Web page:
In the previous post, the first one in the series, “Guidelines for the identification of unknown birds”, I promised to post six steps which, in many instances, may simplify the process somewhat. Well, here goes!
Step one: The bird’s relative size and the general shape of the body.
Most people find it very difficult, if not impossible, to estimate the approximate size of a bird (e.g. length in centimetres). It is, therefore, recommended that you compare the size and shape of the bird to be identified with the size and shape of familiar birds, for example:
Is it about the size of a…
Cape Sparrow ♂ (Gewone Mossie),
Speckled Pigeon (Kransduif),
or Helmeted Guineafowl (Gewone Tarentaal)?
Is the body slender like that of a…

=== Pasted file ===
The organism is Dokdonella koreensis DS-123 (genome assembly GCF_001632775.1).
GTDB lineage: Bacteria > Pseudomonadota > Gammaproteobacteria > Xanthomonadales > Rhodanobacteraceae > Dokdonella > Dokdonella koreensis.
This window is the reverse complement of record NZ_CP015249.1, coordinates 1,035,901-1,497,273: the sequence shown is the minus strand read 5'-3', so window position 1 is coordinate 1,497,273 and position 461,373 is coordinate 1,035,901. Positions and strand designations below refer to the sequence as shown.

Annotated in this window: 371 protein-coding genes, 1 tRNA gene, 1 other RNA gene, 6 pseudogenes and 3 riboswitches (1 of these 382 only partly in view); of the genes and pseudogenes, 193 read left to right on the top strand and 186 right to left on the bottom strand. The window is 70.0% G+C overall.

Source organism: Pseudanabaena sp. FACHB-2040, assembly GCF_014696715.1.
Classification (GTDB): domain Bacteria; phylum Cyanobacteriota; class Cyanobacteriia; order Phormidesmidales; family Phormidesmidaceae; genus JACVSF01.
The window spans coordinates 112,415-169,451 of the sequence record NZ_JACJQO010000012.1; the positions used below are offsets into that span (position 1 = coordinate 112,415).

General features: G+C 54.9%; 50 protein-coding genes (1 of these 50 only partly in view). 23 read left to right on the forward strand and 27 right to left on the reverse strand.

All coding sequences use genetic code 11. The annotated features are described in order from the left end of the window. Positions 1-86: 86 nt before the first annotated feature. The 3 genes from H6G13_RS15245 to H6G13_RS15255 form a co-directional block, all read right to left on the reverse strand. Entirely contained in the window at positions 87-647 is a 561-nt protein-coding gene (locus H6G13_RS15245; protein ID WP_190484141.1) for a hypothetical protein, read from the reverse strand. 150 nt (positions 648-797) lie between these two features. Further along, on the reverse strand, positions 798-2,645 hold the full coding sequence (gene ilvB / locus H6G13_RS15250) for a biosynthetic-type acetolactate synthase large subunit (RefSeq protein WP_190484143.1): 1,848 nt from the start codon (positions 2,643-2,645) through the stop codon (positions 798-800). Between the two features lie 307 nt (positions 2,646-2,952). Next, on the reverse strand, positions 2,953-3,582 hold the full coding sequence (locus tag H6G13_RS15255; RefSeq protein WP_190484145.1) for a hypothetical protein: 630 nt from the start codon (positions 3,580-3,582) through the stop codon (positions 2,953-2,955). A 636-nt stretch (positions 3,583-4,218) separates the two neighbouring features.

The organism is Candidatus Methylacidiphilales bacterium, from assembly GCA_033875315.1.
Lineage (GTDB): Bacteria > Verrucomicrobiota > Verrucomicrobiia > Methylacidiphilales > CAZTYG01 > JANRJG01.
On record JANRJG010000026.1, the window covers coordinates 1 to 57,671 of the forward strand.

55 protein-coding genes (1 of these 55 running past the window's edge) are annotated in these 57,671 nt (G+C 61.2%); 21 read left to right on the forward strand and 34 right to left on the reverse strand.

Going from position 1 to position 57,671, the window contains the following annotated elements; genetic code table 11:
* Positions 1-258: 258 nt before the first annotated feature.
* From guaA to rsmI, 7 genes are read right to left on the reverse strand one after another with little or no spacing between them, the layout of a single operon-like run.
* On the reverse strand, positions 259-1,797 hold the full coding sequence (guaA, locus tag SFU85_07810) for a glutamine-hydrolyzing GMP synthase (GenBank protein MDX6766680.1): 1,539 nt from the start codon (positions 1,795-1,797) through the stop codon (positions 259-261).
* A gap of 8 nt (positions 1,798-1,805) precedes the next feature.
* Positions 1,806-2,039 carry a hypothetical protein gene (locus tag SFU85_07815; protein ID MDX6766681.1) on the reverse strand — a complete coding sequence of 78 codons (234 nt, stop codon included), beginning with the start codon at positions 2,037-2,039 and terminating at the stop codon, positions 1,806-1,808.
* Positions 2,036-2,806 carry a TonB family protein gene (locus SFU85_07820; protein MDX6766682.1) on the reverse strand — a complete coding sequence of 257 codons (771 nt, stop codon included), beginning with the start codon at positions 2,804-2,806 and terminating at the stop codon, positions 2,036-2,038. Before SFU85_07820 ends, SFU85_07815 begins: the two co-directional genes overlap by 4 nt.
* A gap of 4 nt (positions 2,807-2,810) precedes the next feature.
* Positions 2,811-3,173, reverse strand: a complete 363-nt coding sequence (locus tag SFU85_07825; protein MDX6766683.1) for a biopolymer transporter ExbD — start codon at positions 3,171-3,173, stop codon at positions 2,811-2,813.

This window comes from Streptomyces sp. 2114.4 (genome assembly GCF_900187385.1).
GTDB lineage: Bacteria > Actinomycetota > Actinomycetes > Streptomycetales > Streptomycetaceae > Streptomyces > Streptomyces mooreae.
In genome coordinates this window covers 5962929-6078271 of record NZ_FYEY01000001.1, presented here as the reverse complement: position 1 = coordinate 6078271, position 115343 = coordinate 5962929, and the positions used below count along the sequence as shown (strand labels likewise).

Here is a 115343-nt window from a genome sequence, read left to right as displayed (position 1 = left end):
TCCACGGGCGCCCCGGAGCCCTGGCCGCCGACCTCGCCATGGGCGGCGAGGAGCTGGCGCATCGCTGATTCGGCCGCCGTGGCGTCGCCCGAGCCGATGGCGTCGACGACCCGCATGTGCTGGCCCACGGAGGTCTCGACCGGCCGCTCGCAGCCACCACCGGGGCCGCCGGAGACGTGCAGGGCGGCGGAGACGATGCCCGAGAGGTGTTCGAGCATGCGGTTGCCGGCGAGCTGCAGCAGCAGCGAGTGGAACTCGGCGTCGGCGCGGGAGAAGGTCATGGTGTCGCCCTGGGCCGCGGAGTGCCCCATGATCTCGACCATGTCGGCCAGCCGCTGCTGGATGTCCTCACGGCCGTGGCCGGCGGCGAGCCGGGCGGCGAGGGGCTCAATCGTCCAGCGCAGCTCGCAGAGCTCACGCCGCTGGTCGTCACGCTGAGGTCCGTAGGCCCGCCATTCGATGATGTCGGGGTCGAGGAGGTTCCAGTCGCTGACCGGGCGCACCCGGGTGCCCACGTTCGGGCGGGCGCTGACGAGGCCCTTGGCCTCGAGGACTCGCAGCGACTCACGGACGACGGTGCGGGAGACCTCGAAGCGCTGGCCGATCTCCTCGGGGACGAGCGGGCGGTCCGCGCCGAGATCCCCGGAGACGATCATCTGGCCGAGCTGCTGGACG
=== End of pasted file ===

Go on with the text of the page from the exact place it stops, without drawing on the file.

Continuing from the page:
sunbird [Greater Double-collared Sunbird ♂ (Groot-rooibandsuikerbekkie)]
or lapwing [African Wattled Lapwing (Lelkiewiet)]?
Or is it more robustly built like a…
barbet [Acacia Pied Barbet (Bonthoutkapper)]
or spurfowl [Cape Spurfowl (Kaapse Fisant)]?
Also take note of:
The length and shape of the tail.
Magpie Shrike ♂ (Langstertlaksman)
Long-billed Crombec (Bosveldstompstert)
Fork-tailed Drongo (Mikstertbyvanger)
And the length and bearing of the neck.
Cape Vulture (Kransaasvoël)
Martial Eagle (Breëkoparend)
Keep in mind that because of puffed feathers during cold conditions birds will appear rounder and “fatter” than they actually are.
Karoo Prinia (Karoolangstertjie) – “Normal” shape
Karoo Prinia (Karoolangstertjie) – Puffed feathers on a cold morning
We really are blessed with a huge and very diverse bird population – indeed, birds of all shapes and sizes!